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Hyundai I30
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Hyundai I30 Pricing and Specs

2021 price from

The Hyundai i30 is available from $23,420 to $47,910 for the 2021 range of models in Hatchback and Sedan body types.

The car that transformed Hyundai into one of Australia's top-selling manufacturers when it first launched in 2007, the perennially keenly priced and well-equipped i30 has flirted several times with the mantle of the country's most popular vehicle. The first two generations boasted sharp European styling, a quality-feel interior and a choice of petrol or diesel engines, and the i30 is equally at home on a private buyer's driveway as it is on a company fleet.

Priced range from $23,420 for the I30 (base) and $47,910 for the top-spec I30 N Performance LUX S.roof, the hatch only (the sedan version is called the Elantra) i30 has its ride and suspension is tuned locally to better suit Australian road conditions, and offers varying levels of performance depending on your budget.

This vehicle is also known as Hyundai Elantra GT.

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Year Price From Price To
2021 $23,420 $47,910
2020 $14,400 $46,970
2019 $13,100 $45,650
2018 $11,900 $41,580
2017 $11,300 $28,160
2016 $10,600 $25,520
2015 $7,700 $22,770
2014 $6,200 $16,500
2013 $5,600 $15,180
2012 $4,700 $12,650
2011 $3,900 $9,460
2010 $3,400 $8,360
2009 $2,800 $7,150
2008 $2,300 $5,940
2007 $2,100 $5,390

Hyundai i30 FAQs

Check out real-world situations relating to the Hyundai i30 here, particularly what our experts have to say about them.

  • Does a 2010 Hyundai i30 have a timing belt or chain?

    The Trophy version of the i30 used exclusively the two-litre petrol engine. As such, it actually has both a timing belt and a timing chain. The engine has twin overhead camshafts, but only the exhaust camshaft is driven by the timing belt from the crankshaft. A short timing chain then takes drive from the exhaust camshaft to the intake camshaft. The engine also features variable valve timing.

    The good news is that you really only have to periodically replace the timing belt (the chain should be maintenance-free for the life of the engine). The recommended replacement interval is every 100,000km.

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  • Hyundai i30 2010: Why can I smell exhaust fumes in my car?

    This needs to be fixed fast, Toni, as a car’s exhaust fumes are a deadly cocktail of gasses. Enough exposure to them can make you pass out (an obvious problem when you’re driving) or worse. Diesel engines are generally a bit smellier than a petrol engine, but no exhaust fumes should ever enter the car.

    You’re either getting fumes drawn into the car via a faulty seal that is allowing exhaust fumes in, or the smell you’re experiencing is fumes in the engine-bay coming through the firewall. You need to inspect all the rubber seals around the doors and hatchback and search underneath the car and in the engine bay for a split or missing rubber bung or grommet that is letting the outside in.

    The other question I have is whether the smell is the result of exhaust fumes or, in fact, the smell of unburnt diesel fuel. Diesel cars often acquire a diesel-fuel smell over time and the cause is hard to avoid. Because diesel doesn’t evaporate, the ground around the diesel pump at a service station is usually one big oily, diesel slick. When you fill your car, you unavoidably stand in this slick which is then transferred to the car’s carpet when you get back in. It’s not as crazy as it sounds, and it may be the clue you’re missing to explain the smell.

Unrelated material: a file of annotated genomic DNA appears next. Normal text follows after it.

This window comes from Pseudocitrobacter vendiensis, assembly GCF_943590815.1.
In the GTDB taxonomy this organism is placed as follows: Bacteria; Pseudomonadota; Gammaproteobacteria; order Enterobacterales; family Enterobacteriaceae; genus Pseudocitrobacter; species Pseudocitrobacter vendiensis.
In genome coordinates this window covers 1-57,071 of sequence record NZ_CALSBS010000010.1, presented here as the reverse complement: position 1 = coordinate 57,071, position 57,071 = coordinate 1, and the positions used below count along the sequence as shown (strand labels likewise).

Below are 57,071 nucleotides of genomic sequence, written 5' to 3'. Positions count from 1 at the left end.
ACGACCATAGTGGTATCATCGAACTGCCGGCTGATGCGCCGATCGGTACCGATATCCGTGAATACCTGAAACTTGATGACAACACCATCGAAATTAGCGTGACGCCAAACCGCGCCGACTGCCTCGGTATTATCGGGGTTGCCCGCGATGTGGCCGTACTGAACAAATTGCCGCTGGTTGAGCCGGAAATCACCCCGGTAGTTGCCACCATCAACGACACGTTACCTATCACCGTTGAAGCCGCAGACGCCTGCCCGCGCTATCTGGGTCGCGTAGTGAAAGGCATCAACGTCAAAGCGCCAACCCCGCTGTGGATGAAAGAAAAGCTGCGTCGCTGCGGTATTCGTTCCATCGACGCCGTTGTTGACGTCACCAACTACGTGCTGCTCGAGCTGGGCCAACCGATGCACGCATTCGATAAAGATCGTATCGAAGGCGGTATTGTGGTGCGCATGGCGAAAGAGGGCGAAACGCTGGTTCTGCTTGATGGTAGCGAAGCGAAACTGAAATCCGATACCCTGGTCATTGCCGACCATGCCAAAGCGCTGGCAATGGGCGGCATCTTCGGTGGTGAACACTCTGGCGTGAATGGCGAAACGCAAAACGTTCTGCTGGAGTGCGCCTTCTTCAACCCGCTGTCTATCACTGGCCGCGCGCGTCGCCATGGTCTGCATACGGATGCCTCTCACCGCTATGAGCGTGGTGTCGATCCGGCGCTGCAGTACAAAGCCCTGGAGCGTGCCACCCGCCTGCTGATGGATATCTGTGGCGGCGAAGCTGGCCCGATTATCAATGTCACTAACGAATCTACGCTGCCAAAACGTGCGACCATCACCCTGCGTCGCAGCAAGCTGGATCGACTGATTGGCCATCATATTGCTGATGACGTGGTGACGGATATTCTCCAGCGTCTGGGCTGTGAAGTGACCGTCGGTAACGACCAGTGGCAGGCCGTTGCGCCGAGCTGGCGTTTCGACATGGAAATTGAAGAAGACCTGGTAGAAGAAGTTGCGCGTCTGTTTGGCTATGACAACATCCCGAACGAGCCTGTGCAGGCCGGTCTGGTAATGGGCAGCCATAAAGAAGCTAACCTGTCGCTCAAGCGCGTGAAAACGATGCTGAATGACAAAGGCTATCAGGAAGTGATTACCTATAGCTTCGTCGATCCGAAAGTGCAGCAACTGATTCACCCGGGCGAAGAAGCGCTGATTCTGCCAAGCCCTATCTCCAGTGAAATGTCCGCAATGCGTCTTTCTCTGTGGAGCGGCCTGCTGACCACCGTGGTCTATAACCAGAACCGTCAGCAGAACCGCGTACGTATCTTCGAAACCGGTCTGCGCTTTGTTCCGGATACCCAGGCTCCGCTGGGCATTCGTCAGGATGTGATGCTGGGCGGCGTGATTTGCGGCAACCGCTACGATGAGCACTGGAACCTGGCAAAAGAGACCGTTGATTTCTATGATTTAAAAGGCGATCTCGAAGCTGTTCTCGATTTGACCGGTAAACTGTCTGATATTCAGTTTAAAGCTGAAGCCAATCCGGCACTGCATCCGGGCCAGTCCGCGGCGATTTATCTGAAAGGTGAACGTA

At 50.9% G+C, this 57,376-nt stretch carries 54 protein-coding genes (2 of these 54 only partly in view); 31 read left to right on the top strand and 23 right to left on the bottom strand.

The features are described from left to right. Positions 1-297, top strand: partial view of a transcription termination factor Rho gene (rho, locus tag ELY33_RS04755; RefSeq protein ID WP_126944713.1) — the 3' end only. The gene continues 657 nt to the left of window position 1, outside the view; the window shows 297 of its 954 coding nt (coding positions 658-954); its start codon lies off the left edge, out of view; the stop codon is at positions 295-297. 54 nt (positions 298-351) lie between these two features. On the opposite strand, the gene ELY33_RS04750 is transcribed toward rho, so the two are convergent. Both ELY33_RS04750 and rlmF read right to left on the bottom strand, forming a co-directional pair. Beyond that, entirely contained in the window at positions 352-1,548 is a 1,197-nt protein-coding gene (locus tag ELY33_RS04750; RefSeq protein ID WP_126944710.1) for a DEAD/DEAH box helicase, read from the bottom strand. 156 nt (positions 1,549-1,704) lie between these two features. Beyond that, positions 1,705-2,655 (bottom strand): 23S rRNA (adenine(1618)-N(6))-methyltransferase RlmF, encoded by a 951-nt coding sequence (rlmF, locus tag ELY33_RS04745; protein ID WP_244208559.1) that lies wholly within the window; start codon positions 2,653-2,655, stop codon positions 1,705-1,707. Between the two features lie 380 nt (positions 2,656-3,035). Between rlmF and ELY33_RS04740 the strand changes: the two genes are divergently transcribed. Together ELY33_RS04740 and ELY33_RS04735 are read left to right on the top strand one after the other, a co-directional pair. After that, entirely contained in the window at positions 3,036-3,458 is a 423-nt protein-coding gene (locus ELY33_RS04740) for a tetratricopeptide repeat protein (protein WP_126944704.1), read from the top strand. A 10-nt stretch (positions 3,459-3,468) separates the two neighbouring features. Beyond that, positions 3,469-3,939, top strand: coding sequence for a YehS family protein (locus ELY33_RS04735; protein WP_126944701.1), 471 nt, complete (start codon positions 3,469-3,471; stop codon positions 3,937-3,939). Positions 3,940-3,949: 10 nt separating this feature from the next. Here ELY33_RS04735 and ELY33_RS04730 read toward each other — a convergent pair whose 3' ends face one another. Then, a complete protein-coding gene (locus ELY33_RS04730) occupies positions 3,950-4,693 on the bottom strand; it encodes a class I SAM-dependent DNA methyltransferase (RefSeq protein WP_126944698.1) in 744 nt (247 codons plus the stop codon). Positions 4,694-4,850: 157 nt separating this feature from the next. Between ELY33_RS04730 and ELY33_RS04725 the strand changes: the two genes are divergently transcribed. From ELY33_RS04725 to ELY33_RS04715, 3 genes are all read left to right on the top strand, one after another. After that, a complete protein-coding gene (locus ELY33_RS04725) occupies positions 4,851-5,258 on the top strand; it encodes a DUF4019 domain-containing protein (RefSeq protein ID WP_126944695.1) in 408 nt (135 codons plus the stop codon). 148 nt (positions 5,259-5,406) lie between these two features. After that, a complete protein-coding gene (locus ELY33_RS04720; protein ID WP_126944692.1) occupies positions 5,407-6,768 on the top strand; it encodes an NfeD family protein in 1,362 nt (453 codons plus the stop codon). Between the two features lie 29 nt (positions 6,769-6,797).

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  • Why is my 2013 Hyundai i30 consuming so much fuel?

    That’s definitely higher consumption than I would have expected. Are you driving exclusively in stop-start traffic? If so, that would help explain your consumption, but even then, I’d expect it to be closer to nine or 10 litres per 100km, not 13.

    On that basis, I’d be giving the engine a once over in terms of how its fuel-injectors are working and checking things like fuel filters and pump pressure. A car that is not allowing its engine to warm up properly can also use more fuel than it should, because the computer, sensing that the engine is cooler than it should be, richens the fuel-air mixture to compensate. The cause of that can be something as simple as a dud thermostat or a cooling fan that is not switching off when it should.

    But the other potential piece of the puzzle could be related to your driving style. You claim that the engine never goes beyond 2500rpm, which could mean you are `lugging’ the engine; making it work too hard at too low a speed. Modern four-cylinder engines don’t mind a rev and, in fact, need to be revving beyond a certain speed to be in their happy, most fuel-efficient, zone.

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Disclaimer: You acknowledge and agree that all answers are provided as a general guide only and should not be relied upon as bespoke advice. Carsguide is not liable for the accuracy of any information provided in the answers.

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